Cinnamon Churros and Mexican Chocolate Sauce
Feliz cinco de mayo! When coming up with a recipe for today I found myself regretting posting that piñata cake a couple weeks ago. What better way to celebrate cinco de mayo than with a piñata?! But then I realized one of my all time favorite desserts also fits the bill: the glorious churro. Let me just tell you, I’ve eaten many churros in my lifetime and none of them come close to these bad boys.
The secret to these churros may not even be the churros themselves, but the spicy bath of chocolate sauce to top them off with. Now, I’m not one for spice; a single chunk of jalapeno in my pico de gallo sets me on fire, but the cayenne in this chocolate is the perfect balance of sweet and spicy. Think of these churros and chocolate as the new partners in crime. They’re about to give the PB&J a run for its money. So pour yourself a margarita (or a virgin margarita) y empecemos!
The base churro dough is a little bit different from your typical dough. Unlike most doughs, you need to bring the salt, sugar, vegetable oil and water to a boil. After boiling, remove from heat and stir in all the flour. The dough will be very thick. The best way I can describe this dough’s texture is like homemade playdough! I know, not exactly something you want to be eating outside of your preschool years (not saying I ever did!), but it tastes nothing like it. Just a similar consistency!
Scrape the dough out of the saucepan and place into a piping bag with a star tip. The tip really doesn’t matter, but if you want the traditional churro look, a star tip is your best bet. I would also recommend a bigger tip. Because the dough is so thick, forcing the thick dough through a smaller tip would be a lot harder. The cheapskate in me wishes that you could replace a piping bag in this step with a simple Ziploc bag, but unfortunately the dough is far too thick for that. Using a Ziploc bag would just end in an explosion of piping hot dough!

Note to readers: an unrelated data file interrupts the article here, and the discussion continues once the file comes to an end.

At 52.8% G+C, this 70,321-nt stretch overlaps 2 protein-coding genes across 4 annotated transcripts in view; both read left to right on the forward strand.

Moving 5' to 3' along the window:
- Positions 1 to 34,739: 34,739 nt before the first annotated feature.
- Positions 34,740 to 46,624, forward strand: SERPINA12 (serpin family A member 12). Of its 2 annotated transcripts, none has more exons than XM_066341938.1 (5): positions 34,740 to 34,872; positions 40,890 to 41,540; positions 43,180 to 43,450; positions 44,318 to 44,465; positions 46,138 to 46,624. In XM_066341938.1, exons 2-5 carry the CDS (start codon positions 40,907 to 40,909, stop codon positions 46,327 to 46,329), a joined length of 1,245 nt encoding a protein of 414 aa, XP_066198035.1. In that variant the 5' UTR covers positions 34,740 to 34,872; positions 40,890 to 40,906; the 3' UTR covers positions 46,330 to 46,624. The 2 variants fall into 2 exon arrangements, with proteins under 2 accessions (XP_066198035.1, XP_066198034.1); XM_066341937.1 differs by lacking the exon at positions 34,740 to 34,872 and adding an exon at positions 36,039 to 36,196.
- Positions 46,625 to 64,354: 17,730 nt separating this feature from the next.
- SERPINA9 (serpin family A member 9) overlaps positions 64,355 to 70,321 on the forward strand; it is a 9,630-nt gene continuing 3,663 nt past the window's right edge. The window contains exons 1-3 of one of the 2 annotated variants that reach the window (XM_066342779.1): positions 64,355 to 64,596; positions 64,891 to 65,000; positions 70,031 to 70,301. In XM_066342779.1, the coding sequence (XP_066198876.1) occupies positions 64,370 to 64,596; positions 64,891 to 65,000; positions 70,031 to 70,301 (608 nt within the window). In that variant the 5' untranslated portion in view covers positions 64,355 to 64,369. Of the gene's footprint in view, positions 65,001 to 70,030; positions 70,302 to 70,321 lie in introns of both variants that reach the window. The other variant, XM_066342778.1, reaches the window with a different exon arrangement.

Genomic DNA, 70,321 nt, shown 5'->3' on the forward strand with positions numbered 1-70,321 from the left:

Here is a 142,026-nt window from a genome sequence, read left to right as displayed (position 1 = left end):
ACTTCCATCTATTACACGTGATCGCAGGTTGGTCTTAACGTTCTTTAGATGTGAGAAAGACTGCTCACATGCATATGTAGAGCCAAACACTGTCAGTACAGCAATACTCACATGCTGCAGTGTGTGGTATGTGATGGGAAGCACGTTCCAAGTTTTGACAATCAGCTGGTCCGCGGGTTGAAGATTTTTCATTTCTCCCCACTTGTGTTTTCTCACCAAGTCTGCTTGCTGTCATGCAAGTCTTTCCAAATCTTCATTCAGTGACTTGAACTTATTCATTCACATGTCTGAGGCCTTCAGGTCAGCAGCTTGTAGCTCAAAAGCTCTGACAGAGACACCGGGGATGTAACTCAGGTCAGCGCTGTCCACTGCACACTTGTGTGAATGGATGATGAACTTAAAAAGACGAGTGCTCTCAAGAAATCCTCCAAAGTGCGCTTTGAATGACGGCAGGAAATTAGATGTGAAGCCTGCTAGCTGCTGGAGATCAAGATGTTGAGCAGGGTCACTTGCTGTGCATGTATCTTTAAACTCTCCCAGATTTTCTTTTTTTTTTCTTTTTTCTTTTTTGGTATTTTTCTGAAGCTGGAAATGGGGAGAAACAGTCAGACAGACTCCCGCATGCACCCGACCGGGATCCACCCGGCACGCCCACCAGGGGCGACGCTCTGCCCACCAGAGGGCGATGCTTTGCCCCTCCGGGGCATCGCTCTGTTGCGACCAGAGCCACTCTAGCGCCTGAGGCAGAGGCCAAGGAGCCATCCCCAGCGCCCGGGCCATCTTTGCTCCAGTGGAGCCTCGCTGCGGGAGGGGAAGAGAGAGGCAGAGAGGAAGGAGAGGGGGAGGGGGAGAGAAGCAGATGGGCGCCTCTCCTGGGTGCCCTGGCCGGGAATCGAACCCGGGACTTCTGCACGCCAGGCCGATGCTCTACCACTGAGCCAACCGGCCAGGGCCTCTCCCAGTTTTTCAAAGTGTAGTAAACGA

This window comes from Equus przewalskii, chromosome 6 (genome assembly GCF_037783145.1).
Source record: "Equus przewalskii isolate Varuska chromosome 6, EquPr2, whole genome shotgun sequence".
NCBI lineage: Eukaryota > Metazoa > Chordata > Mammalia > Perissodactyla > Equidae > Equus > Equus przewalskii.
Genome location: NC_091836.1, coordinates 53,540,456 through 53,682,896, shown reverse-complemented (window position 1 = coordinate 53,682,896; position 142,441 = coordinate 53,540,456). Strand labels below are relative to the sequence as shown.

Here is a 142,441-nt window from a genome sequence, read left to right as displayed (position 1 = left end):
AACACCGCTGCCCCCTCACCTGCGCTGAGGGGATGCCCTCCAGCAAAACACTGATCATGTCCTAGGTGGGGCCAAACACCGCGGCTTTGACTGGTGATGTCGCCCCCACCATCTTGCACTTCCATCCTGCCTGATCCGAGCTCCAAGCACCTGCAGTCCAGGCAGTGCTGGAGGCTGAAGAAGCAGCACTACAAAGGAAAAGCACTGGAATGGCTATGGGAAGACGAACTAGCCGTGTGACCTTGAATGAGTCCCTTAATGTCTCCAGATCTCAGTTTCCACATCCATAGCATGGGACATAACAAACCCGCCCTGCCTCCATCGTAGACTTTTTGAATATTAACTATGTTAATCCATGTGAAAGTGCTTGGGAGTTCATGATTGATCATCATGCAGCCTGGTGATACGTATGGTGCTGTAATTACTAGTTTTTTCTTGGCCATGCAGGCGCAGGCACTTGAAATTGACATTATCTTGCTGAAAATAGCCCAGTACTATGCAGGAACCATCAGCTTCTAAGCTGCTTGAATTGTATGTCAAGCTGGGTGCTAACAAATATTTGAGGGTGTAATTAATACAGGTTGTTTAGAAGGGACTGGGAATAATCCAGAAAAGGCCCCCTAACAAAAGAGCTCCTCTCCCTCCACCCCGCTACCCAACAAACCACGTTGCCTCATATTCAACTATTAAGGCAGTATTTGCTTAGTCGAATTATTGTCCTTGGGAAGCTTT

Now the churros start to take shape! Line a cookie sheet with parchment or a silicone mat and pipe the dough in 3-inch strips. Not gonna lie, this part can really burn your hands because the dough is still very hot! To save your hands, you can always wear rubber dish gloves while you’re piping. You may look like a complete idiot, but it’s definitely worth it.
At this point, the dough is slightly too soft to hold its shape while frying. To keep their shape, I popped the piped churros into the freezer for about 10 minutes. This just allowed them to stiffen enough so that I could more easily slip them into the oil when it was time to fry!
While in the freezer, heat up the oil and prepare the cinnamon sugar mix on a plate to roll the churros in post-frying. Use a candy thermometer in the saucepan to monitor the heat of the oil. It’s very easy for the oil to get too hot if you keep the burner on medium heat, so you may need to turn it down and turn it back up a few times to keep it at a steady 375 degrees.
You can also start the Mexican chocolate sauce while the oil is heating. This one’s pretty simple. Place the chocolate, milk and sugar into a small saucepan and mix over low heat. Allow the ingredients to fully melt and incorporate to a smooth mixture. Remove from heat and stir in butter, vanilla and cayenne. You want this sauce to be warm when the churros are served, so you can either keep the chocolate simmering on the stovetop while stirring to prevent burning, or let sit and reheat on the stove when ready to serve.
When the oil reaches 375 degrees, take the dough out of the freezer and place strips into the oil. Be careful with this part! The oil tends to splatter out and can burn you, so make sure you place it in rather than drop. I had three strips frying at a time, using tongs to make sure they didn’t conjoin and become a mega-churro (as good as that sounds!). Once golden brown, use tongs or a metal spider to remove from the oil. Drain on a cookie sheet lined with paper towels and roll in the cinnamon sugar mix while still warm. Let cool for about 5 minutes and serve right away with warmed Mexican chocolate sauce.